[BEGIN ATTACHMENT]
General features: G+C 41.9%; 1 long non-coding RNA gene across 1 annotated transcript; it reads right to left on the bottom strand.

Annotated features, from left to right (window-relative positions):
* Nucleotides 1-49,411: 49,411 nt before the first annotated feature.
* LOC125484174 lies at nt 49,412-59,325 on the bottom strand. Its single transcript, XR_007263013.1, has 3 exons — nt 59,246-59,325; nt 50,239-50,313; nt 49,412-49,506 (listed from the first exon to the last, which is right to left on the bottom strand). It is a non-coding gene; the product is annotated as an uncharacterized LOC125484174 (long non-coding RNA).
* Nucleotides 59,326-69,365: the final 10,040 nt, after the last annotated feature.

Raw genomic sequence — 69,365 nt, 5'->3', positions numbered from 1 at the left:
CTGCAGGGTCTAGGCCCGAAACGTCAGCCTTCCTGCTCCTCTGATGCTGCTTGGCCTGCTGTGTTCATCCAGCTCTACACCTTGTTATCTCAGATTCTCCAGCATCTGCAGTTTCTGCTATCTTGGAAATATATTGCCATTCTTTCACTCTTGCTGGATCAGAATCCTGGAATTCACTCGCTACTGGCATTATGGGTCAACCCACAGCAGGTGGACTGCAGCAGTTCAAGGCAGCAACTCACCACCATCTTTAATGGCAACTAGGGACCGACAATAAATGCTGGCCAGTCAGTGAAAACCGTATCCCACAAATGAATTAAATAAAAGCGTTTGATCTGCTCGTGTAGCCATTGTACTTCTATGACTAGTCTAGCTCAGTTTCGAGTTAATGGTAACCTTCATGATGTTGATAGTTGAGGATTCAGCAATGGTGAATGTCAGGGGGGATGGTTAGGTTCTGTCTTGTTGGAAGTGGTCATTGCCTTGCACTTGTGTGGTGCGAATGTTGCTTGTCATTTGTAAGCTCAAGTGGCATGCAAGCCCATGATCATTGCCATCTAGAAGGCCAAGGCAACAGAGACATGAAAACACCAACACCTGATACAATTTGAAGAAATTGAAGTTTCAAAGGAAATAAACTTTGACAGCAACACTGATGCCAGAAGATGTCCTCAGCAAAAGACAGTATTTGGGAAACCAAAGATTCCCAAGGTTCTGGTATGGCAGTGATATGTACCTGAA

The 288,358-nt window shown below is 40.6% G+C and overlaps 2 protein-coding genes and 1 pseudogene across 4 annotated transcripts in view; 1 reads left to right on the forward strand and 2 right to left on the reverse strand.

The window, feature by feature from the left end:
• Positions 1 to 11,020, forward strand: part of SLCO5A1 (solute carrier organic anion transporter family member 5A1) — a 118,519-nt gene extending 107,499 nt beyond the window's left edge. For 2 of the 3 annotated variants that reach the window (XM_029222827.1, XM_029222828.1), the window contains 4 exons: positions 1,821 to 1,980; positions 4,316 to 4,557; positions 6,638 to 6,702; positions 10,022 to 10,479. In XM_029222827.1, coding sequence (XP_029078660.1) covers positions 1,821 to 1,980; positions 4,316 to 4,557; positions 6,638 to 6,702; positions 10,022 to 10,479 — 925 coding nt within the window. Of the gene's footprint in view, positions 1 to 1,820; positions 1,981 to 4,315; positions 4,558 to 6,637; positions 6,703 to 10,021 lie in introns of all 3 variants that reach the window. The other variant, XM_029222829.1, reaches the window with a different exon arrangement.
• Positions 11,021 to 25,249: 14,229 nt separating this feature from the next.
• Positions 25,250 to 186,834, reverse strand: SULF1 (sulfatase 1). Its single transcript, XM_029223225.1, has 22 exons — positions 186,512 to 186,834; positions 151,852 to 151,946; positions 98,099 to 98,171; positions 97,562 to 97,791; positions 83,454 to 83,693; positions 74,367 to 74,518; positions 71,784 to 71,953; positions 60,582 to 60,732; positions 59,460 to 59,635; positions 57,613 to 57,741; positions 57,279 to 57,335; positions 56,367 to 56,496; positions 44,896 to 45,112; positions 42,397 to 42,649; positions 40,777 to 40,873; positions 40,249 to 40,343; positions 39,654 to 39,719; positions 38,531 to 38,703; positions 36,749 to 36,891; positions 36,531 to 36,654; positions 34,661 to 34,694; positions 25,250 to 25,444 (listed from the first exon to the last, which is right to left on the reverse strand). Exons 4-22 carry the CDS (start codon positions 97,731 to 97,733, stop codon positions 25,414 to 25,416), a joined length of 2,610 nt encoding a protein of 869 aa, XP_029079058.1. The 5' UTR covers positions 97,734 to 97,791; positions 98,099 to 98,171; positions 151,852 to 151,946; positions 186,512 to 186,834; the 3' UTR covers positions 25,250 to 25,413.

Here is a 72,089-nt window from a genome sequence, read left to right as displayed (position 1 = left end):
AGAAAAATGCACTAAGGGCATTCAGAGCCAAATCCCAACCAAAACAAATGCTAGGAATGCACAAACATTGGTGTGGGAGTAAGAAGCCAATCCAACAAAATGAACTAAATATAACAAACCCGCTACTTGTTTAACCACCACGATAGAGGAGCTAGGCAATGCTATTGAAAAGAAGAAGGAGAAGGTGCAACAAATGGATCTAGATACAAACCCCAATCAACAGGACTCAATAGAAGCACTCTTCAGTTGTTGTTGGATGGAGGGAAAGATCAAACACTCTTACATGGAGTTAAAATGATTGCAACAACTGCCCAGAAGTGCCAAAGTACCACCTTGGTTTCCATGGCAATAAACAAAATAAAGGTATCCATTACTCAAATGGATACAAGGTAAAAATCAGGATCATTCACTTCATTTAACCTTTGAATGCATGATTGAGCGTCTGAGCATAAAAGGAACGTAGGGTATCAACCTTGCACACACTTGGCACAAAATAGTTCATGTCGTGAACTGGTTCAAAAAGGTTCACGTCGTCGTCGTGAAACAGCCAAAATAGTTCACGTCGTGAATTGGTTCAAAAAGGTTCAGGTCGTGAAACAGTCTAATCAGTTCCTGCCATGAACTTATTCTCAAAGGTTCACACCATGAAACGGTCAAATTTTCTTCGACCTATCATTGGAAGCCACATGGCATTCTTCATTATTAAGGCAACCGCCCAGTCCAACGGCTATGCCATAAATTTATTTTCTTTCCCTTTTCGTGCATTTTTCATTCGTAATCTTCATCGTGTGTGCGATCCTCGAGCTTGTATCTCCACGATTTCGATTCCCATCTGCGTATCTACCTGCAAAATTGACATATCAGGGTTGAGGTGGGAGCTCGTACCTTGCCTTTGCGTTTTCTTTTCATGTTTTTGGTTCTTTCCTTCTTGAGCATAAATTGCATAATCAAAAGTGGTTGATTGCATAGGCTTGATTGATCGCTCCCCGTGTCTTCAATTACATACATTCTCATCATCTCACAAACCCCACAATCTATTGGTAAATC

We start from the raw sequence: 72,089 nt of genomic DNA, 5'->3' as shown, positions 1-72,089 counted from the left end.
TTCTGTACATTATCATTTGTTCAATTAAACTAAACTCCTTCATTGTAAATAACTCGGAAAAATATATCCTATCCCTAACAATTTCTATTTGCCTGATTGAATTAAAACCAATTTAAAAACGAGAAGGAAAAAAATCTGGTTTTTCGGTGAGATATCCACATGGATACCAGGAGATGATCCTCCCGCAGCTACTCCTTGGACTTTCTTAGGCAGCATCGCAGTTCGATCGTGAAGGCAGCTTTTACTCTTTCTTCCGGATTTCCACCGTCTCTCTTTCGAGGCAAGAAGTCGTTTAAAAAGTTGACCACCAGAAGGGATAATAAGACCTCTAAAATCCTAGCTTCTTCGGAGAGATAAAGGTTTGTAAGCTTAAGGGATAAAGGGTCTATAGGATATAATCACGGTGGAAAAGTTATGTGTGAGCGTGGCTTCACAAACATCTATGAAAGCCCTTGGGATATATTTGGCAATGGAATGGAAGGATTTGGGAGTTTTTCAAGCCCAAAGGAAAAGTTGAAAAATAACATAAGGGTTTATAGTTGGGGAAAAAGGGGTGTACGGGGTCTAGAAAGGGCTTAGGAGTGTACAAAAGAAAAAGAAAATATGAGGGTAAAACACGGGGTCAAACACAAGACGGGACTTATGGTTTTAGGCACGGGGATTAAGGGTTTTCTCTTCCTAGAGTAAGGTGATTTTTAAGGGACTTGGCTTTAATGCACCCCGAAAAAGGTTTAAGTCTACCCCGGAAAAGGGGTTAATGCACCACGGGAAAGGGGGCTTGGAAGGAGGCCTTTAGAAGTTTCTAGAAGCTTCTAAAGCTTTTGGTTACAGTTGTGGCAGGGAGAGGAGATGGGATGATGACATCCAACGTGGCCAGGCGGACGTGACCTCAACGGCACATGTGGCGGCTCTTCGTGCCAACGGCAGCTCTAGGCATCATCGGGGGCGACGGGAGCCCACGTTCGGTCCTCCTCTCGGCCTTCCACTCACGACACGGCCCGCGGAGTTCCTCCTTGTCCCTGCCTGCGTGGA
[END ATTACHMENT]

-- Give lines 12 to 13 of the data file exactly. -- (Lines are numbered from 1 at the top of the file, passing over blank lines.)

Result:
• Positions 25,250 to 186,834, reverse strand: SULF1 (sulfatase 1). Its single transcript, XM_029223225.1, has 22 exons — positions 186,512 to 186,834; positions 151,852 to 151,946; positions 98,099 to 98,171; positions 97,562 to 97,791; positions 83,454 to 83,693; positions 74,367 to 74,518; positions 71,784 to 71,953; positions 60,582 to 60,732; positions 59,460 to 59,635; positions 57,613 to 57,741; positions 57,279 to 57,335; positions 56,367 to 56,496; positions 44,896 to 45,112; positions 42,397 to 42,649; positions 40,777 to 40,873; positions 40,249 to 40,343; positions 39,654 to 39,719; positions 38,531 to 38,703; positions 36,749 to 36,891; positions 36,531 to 36,654; positions 34,661 to 34,694; positions 25,250 to 25,444 (listed from the first exon to the last, which is right to left on the reverse strand). Exons 4-22 carry the CDS (start codon positions 97,731 to 97,733, stop codon positions 25,414 to 25,416), a joined length of 2,610 nt encoding a protein of 869 aa, XP_029079058.1. The 5' UTR covers positions 97,734 to 97,791; positions 98,099 to 98,171; positions 151,852 to 151,946; positions 186,512 to 186,834; the 3' UTR covers positions 25,250 to 25,413.

Here is a 72,089-nt window from a genome sequence, read left to right as displayed (position 1 = left end):